"Alexa is an exciting new frontier in customer service, and by adding an Alexa Skill, Heathrow is ensuring that it is serving technology-savvy customers and is ready for the growing trend in voice based services."

Graham Fletcher, head of research and development at Cubic Transportation systems, told IT Pro AI initiatives like this could revolutionise the transport sector.

"As AI continues to evolve, we'll see digital assistants make their way into new into the transport sector such as in train stations and airports, where high volumes of commuters can benefit from automated, real-time assistance," he said.

"Virtual ticketing machines with human guides are already being trialled in stations across the globe, and it's easy to see how this technology can be enhanced with AI, especially for routine queries, frequently asked questions and directing travellers to local points of interest around cities.

"AI will certainly make these experiences more conversational and reduce the strain on staff, but the key to a successful customer experience will be ensuring a seamless escalation from a virtual bot to a human agent, should a traveller require more personalised guidance."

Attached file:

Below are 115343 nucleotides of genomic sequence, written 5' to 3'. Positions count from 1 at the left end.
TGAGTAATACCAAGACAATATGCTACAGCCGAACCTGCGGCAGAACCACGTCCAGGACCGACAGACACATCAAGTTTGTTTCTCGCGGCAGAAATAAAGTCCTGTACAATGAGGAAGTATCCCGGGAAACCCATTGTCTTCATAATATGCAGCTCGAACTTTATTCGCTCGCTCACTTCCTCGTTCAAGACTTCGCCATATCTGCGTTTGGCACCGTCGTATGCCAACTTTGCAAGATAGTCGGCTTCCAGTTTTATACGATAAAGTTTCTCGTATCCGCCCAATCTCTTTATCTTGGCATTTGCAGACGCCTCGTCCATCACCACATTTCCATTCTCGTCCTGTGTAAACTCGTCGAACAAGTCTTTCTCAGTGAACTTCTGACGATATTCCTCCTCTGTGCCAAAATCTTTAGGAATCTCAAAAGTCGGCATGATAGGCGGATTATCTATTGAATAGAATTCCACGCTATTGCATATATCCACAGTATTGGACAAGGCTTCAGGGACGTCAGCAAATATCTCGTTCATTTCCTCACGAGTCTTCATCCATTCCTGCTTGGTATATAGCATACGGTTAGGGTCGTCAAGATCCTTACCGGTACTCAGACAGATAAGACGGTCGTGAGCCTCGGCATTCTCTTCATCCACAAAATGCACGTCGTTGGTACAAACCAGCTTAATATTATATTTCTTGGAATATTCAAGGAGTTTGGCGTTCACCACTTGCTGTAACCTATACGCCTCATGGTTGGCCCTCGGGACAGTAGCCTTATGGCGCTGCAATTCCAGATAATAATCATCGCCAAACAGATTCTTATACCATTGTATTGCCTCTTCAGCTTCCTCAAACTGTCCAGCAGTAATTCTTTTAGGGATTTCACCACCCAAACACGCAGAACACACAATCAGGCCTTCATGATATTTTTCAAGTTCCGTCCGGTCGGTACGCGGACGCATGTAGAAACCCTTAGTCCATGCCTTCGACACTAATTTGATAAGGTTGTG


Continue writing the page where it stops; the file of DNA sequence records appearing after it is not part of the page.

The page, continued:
20/11/2017: The launch of Apple's eagerly awaited HomePod smart speaker has been pushed back from December to early 2018, as it "needs a little more time" to be developed.

The HomePod, which initially appeared at Apple's WWDC event in June, was slated for release in time for the Christmas shopping surge, placing it in a great position to take on the likes of Amazon's Echo and Google's Home smart speakers. However, that has now changed, with the device perhaps proving more complex to produce than initially thought, though Apple hasn't given a specific reason.

"We can't wait for people to experience HomePod, Apple's breakthrough wireless speaker for the home, but we need a little more time before it's ready for our customers," an Apple spokesperson said, speaking to CNET. "We'll start shipping in the US, UK and Australia in early 2018."

At £349, the HomePod promises to be able to deliver Siri-enabled features using some groundbreaking audio hardware, although the specific IoT functions have been kept hidden so far.

Apple needs to have something compelling to show when it releases the device early next year, as its steep asking price risks pushing customers towards the more attractive price points of its rivals, which offer similar features at almost half the cost.

What we do know is that one of its biggest selling points will come from the HomePod's 'Spatial Awareness' feature, a technology that allows the device to automatically detect the space around it, adjusting the audio to best match its surroundings. It also supports Apple Music and will be able to access your library and recommend content based on your history.